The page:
Further peregrination through the tent maze led me to the interactive Watchword of Brazilian artist Rivane Neueunschwander at Galeria Fortes Vilaça, where I pinned up a word to the artist's board partially filled by previous visitors; to Wolfgang Tillmans's stunningly formal inkjet print Nachtstilleben at Galerie Chantal Crousel, and to the thought-provoking Thomas Hirschhorn, whose work The Map of Headlessness, made of the artist's favored humble materials (cardboard, tape, paper), was placed outside one of the food courts. The Hirschhorn word-and-photomontage incorporated a wide and disparate range of images: from a black-and-white snapshot of painter Francis Bacon in his studio, or press clippings of hooded war-on-terror prisoners in orange jumpsuits, to a design-mag glossy spread of Mondrian-pattern decorative pillows. From top to bottom, one could trace the mental map, from headings like "Assertion of Truth" and "The Friendship Between Art & Philosophy," through "Ontological Abyss," "Opening Toward Contingency," and "The Void," showing an uneasy tension between art and life, order and chaos, sublimation and anxiety, merging into a kind of pictorial madness, which in turn poignantly underscores how our most enduring cultural and socio-political nightmares refuse to be contained, or mastered, by any neatly delineated system of ideas.
One of my final stops on what now looked like a somewhat subversive route was Galerie Krinzinger, a veteran of the Armory shows. Here the circle of artists known as the Viennese Actionism group, founded in the 1960s, included Rudolf Schwarzkogler, whose vintage print Aktion telegraphed pain and mutilation; Günter Brus, whose performance art ranged from excrement and masturbation to vomiting, but whose print from the Starrkrampf series was almost lyrical compared to the more heavily scatological contemporary counterparts of Mike Kelley and Paul McCarthy in Heidi, displayed in the same room; and finally Materialaktion Nr. 16 by Otto Mühl, the founder of the '70s commune in Vienna espousing radical and revolutionary aspects of everyday life. Add to these the Ukrainian performance artist Oleg Kulik's The Mad Dog Performance, featuring the artist, naked and on a leash before a crowd of street spectators, and you've injected a dose of the shockingly visceral into the fair's offerings, blunted only by the fact that on display were prints and not the performances themselves.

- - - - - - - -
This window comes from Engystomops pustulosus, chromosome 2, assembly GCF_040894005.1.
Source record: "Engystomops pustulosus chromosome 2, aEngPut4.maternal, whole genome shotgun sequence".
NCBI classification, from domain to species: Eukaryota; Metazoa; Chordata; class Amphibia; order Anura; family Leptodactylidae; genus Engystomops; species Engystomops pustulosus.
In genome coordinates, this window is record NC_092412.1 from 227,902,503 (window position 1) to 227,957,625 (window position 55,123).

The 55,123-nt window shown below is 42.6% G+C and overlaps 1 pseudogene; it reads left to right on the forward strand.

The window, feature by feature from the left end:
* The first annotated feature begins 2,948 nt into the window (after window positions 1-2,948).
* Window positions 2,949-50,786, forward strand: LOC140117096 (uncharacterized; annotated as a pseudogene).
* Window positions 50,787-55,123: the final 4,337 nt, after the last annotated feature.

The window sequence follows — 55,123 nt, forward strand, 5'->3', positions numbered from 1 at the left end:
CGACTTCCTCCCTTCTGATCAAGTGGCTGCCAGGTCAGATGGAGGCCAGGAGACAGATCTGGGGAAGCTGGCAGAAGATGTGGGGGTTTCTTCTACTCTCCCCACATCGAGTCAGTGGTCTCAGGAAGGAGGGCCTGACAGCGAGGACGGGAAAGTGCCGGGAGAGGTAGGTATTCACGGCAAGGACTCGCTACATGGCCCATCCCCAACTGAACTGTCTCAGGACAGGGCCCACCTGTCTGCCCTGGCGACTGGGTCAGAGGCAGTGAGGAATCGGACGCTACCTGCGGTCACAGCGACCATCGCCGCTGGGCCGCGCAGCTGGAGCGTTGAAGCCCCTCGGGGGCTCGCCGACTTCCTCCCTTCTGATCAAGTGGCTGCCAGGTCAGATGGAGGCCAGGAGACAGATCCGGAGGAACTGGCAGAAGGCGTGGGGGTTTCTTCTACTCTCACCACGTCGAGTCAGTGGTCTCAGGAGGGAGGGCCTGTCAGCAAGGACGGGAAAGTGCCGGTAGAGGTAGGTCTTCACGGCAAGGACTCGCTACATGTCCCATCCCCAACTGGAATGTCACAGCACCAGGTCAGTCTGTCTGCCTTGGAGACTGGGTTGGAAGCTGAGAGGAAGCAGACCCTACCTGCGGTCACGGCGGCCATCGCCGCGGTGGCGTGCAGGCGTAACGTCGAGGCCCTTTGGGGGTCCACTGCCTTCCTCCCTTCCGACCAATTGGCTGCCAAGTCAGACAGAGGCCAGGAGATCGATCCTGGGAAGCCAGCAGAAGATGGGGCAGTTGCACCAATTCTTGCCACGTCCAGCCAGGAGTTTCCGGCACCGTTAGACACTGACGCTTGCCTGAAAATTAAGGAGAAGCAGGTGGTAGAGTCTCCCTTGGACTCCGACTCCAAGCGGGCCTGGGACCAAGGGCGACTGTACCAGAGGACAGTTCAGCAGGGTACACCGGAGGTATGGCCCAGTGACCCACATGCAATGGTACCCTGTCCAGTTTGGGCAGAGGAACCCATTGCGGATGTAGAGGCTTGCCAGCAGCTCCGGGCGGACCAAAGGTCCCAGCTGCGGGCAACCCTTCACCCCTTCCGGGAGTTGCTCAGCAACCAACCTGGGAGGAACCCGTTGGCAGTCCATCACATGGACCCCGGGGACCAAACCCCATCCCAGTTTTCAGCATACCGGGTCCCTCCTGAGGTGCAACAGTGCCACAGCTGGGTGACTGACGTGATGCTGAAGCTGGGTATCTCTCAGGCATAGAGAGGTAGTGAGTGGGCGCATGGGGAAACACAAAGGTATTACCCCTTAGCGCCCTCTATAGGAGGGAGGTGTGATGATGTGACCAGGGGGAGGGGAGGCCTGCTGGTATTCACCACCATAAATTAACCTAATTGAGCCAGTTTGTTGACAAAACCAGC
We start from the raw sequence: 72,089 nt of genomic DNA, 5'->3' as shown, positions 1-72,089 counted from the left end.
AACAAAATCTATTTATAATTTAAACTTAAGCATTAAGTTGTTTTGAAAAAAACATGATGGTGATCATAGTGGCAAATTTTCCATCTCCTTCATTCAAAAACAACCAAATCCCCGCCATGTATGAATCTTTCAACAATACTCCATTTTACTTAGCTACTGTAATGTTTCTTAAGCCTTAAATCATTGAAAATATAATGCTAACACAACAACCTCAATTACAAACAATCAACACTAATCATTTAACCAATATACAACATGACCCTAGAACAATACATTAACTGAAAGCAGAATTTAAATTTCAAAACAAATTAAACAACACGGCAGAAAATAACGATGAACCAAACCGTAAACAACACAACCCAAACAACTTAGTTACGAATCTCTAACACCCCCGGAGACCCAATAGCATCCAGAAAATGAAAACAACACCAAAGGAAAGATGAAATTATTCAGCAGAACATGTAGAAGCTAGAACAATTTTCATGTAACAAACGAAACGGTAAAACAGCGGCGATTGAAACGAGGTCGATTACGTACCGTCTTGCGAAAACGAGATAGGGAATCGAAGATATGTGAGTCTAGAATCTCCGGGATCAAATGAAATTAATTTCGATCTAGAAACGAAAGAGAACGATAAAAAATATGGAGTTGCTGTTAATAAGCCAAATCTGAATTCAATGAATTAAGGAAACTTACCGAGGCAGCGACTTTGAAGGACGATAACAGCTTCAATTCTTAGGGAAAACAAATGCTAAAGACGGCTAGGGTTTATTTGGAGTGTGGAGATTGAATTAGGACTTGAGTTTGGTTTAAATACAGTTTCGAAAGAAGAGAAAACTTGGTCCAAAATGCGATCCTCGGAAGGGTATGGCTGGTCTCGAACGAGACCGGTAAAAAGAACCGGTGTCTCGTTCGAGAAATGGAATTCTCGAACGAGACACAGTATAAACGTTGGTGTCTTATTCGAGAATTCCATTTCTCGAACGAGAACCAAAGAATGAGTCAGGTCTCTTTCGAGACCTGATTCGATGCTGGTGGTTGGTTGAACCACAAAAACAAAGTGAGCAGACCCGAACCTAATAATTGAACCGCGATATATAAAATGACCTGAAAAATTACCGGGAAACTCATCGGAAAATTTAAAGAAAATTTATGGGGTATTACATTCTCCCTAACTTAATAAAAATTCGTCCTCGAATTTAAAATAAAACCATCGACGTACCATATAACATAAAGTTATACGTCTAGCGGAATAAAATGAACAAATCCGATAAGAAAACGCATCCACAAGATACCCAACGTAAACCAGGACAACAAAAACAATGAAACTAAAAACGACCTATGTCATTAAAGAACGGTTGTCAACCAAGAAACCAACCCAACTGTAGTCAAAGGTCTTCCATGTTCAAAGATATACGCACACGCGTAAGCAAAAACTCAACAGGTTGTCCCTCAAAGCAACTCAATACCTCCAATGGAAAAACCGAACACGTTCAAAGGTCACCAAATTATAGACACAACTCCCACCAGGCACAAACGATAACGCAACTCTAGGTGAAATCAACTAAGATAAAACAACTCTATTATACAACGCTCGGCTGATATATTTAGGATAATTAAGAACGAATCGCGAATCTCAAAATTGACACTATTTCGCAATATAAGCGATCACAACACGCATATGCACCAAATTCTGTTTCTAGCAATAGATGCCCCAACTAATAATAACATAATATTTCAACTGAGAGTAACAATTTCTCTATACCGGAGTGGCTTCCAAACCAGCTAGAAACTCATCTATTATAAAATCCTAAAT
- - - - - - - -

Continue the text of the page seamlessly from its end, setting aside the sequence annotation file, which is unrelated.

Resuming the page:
By 5 p.m., as the fair's pace slowed down visibly, with dazed gallerists munching on snacks or the lunch leftovers, the rundown and the weary visitors seemed to have taken refuge in the workshop of American artist John Ahearn. As part of the special Frieze project series, Ahearn restaged his famed 1979 South Bronx Hall of Fame exhibition, making plaster casts of the visitors' faces. By the time I joined the spectacle, a volunteer with two straws up his nostrils to allow him to breathe was being warned that the substance (alginate) would feel cool to his face, before his features disappeared under its mass. A heroic act, and one-of-a-kind chance to have one's face immortalized, for a fee of $3,000.
A little later, it was all over, my regrets perhaps typical for a visitor thrown into a happy cornucopia of art: not having had more time, having seen too little, but just enough for a whopping headache and the distinct sense of vertigo that comes from visual overstimulation. The fair had officially closed, the last few catalogues had been sold or given away, and the ferry taking the visitors back to 33rd Street was waiting in the docks. It was drizzling again and as the winds picked up I opted for a yellow school bus instead acting as a shuttle, which dropped me off in East Harlem. Here the mostly young art enthusiasts dispersed quickly among the commuter crowd, swallowed up by the evening rush hour.
Farewell, Frieze Art New York. Keep your jammies on, till next year.
Frieze New York ran from May 4—7.